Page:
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Do I need roller rockers ?

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My 289 is a mildly warmed up 289 - just for street use.

I hear a lot about roller rockers, lifters, etc. and understand they do a lot to reduce friction and heat in the engine. What does the ratio on a roller rocker mean? Is one specifically for a 289, or do different apps or cams call for different ratios?

What's the cost (generally) of a quality set? Do I need 'em ?

I ask because my valve covers will be off in a few week for media blasting, and that would be an opportune time....TIA - Dickson
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you can increase the lift of your cam if you go with a set of 1.7's but youwill also have to check piston to valve clearence also
probably not.
They certainly wouldn't hurt, especially if you like to step on the gas once and awhile. You'll need screw in studs, which would require stock heads to be machined. You could have valve cover clearance problems, depending on the roller rocker used. Roller tipped steel rockers (200?, ask Johnpro, he has 'em on his 65 I think) are an option for clearance and I think COMP CAM Pro Magnum rollers ($260, Summit) will clear stock covers as well. My Trick Flow billet rollers were $240, but I needed taller valve covers. Figure $2-300 for a good set along with the cost of studs, guidplates, and any shop work.
The one reason that I used them for was that they put no sidways pressure on the valves when they move through a cycle. I thought this would help save the guides. Just an added benefit.
you will need to take off lots more then your valve covers to convert to roller need to replace the cam as well..I have a complete article about the conversion..I can email it if you decide to go ahead with it.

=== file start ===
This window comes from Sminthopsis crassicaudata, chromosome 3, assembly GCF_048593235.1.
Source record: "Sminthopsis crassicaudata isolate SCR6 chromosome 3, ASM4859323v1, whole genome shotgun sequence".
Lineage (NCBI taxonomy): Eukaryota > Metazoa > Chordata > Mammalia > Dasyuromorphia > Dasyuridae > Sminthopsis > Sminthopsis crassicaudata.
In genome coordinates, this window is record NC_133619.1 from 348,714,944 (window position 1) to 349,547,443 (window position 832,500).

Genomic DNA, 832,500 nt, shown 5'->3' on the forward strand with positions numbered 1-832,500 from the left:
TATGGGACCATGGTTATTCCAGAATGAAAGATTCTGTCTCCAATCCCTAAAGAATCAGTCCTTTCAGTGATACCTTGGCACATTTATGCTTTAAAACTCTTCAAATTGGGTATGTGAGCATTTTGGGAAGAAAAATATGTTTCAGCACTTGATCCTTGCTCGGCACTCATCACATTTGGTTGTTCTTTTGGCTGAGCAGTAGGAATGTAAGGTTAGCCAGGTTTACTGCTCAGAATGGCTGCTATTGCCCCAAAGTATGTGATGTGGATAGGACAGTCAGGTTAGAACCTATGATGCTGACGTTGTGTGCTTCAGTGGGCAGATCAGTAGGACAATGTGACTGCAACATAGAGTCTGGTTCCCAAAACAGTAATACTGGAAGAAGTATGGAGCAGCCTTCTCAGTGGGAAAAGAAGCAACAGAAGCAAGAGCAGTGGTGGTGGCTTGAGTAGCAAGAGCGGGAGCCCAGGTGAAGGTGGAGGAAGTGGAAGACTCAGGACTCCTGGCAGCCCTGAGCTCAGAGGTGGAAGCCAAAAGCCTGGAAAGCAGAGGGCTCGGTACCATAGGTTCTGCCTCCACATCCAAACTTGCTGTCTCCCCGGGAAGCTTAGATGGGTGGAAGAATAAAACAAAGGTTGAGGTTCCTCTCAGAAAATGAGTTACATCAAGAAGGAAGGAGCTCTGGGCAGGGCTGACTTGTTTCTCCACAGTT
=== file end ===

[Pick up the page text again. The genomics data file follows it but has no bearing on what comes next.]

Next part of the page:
If your heads are in good condition with a fairly recent rebuild, and the engine is running well, don't do it. MUCH TROUBLE COMES FROM FIXING THINGS THAT AREN'T BROKEN. If your heads are due for an overhaul(valve grind, new guides, new springs, retainers, etc.) yeah, go ahead and have them machined for studs. The old rockers probably need replaced anyway.
Likely not....I street-raced for years with stock rockers and ran in the low-14's at the track...

If you want to, if you have early heads with the slot for the pushrod, you can run some Crane Energizer's, like I use on the race car, for a cost of under 200.00...add a bit for taller valve covers if you don't have them already.

Your stockers are 1.6's and that's what I've always run on any of my W-based engines...
The ratio means the rocker multiplies the lobe lift of the cam by the ratio, in this case 1.6. So, if you have a cam with .500" lift (they're rated at the valve), the actual lobe will lift the lifter only .312"....when I degree in camshafts, I measure off the lifter (you've likely seen duration figures at .050" lifter rise)

I'd say to start thinking about roller rockers when lift is getting into the low .500's at the valve (which usually means substantially stiffer springs than OEM)
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Of course a roller top end is better in any motor, the only question is can your wallet take it. Roller Cam, Lifters ,Rockers, diff. pushrods, and don't forget about the the new screw in studs your machine shop will have to put in. Also Stud-girdles and push-rod guides while you're there. This all should be done by a professional only. Don't do it yourself !!!!
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